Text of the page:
The saying goes that ‘you don’t know what you got till it’s gone’.  Talking about ‘the good old times’. Sure, that has happened to me before. But I find that most of the time it’s a slow process of saying goodbye. As the date for moving away comes closer, I start to notice how much I enjoy some of the everyday things as I’m doing them for what might be the last time. Most of them are small things like hanging out with friends, the food truck at work, some random building, the smell of the pine trees along the single trail, not having to worry about the weather. I remember consciously noticing all these things when I first moved here. But then the every day routine blocked them out.

This pattern also occurred in the places I lived in before. I guess that part of it is important in order to not get an information overload. But it is also sad that I stop noticing these little things. Especially on a sucky day they would make a positive difference. So my resolution is to make an effort to pay more attention to the details around me and spend less time on autopilot.

But I got side tracked. As a result of feeling sad about having to leave, I started a bucket list of things that I want to do before leaving SoCal. To be honest it started with all the things I want to eat before we leave. Fortunately food can be combined with seeing friends. Next all the major attractions that we haven’t been to or want to go to again got added. Finally the little every day/weekend things made it on the list. Interestingly, now that the list is lying in front of me the little things stand out the most.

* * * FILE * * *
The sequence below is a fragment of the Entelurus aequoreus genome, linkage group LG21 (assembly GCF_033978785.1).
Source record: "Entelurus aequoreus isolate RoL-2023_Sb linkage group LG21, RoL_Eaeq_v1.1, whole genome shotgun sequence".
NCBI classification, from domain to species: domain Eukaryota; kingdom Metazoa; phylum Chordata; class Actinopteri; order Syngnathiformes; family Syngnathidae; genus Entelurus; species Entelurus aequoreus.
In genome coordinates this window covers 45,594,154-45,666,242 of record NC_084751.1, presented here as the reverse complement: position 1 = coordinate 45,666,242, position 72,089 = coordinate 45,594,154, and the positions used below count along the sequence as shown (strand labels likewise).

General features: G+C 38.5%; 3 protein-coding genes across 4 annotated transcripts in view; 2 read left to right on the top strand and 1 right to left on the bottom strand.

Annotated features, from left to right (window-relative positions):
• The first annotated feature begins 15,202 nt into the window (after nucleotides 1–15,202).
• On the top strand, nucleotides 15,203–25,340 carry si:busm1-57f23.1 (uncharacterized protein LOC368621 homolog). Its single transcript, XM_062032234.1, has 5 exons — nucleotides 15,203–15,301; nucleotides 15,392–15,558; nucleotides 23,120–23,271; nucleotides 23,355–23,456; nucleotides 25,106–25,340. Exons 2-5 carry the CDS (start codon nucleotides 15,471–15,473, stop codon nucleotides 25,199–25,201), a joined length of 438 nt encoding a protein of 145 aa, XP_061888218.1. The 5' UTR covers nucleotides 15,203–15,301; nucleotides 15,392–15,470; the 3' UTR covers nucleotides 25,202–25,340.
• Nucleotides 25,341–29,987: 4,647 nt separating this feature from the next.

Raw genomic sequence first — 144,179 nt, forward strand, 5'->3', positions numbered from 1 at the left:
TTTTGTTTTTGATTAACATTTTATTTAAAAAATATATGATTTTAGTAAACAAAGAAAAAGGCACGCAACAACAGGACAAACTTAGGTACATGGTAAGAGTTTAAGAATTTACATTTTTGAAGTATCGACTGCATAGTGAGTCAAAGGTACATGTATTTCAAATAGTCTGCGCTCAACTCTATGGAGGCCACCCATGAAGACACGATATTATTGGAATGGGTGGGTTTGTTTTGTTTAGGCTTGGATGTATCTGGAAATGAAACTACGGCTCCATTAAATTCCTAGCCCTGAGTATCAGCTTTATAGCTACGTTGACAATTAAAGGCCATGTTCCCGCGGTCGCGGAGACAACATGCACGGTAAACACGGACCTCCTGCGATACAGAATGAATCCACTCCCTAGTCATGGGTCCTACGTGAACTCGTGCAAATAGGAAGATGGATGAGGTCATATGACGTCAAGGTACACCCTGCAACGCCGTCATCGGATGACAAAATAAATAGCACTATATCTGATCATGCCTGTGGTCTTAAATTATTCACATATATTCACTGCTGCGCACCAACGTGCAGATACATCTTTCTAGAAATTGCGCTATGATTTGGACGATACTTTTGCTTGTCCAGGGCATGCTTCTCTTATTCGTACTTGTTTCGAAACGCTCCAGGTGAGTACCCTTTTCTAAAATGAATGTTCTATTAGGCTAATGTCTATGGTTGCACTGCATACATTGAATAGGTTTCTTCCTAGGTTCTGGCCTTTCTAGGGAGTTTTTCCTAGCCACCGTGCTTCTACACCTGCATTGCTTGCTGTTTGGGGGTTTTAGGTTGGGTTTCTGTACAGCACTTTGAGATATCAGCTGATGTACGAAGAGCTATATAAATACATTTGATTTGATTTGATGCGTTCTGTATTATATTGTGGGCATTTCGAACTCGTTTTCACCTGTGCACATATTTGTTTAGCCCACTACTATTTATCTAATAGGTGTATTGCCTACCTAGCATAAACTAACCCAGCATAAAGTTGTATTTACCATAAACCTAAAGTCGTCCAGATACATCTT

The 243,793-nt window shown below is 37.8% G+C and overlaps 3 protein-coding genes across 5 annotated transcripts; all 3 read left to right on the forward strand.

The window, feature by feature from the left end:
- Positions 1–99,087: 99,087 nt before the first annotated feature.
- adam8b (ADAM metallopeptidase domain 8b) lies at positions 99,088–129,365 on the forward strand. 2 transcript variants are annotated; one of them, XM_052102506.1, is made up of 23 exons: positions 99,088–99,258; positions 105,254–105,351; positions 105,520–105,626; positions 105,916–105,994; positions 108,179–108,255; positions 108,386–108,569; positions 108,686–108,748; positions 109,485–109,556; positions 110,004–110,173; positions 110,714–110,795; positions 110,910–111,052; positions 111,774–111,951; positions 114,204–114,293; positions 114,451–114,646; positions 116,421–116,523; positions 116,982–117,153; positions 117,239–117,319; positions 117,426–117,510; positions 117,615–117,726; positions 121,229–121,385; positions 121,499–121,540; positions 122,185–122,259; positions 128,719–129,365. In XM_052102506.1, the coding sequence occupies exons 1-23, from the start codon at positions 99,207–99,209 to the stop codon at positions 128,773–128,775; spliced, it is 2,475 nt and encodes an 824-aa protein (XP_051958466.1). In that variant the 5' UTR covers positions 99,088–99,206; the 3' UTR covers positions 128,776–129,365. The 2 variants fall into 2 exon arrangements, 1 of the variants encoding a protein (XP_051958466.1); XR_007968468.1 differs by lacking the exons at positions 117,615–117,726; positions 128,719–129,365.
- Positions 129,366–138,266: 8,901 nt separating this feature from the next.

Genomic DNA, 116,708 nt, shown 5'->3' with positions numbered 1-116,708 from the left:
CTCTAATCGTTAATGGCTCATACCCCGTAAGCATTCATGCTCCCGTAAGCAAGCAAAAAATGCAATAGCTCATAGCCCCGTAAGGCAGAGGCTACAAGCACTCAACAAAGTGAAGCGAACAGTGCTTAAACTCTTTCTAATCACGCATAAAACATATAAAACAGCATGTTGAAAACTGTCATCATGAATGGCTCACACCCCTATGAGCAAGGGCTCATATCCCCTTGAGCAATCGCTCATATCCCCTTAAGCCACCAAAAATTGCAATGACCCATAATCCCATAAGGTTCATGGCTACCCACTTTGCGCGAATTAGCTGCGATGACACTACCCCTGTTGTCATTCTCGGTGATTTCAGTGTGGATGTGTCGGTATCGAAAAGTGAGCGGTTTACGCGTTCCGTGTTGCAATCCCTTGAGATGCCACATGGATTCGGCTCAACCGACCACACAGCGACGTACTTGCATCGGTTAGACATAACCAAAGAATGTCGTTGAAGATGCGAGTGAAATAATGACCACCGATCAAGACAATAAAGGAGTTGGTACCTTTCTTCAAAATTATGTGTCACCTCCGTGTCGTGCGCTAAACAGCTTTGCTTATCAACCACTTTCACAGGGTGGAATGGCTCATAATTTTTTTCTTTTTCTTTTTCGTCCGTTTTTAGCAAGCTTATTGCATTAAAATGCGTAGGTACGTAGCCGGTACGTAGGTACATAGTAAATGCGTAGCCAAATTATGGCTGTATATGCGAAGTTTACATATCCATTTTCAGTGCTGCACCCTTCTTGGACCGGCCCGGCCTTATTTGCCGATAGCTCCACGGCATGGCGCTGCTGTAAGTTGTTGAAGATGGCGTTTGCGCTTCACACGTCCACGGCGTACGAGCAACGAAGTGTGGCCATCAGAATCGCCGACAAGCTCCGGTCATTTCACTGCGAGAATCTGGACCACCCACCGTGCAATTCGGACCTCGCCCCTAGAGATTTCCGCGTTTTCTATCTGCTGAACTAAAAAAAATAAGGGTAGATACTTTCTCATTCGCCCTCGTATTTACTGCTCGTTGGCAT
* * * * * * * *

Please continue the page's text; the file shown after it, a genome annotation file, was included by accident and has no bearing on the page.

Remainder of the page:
The first line that I got to cross off my list was say goodbye to the San Gabriel Mountains. A friend of mine was training for a two-week hiking trip in the Mt. Blanc area and we decided to do Mt. Baldy as his final ‘I’m I ready’ test. Mt. Baldy or Mt. San Antonio as it officially called is the second highest peak of the San Gabriels at 10064’ above sea level. We started our hike at Manker Flats, had a short break at the ski hut and continued through the ‘bowl’ up to the top.

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It’s a pretty hike although the top is a bit anticlimactic. There is no final ascent or technical part but it just levels out. However, the view from up there is amazing as you can see the neighboring mountains, Los Angeles and the flat desert towards Las Vegas.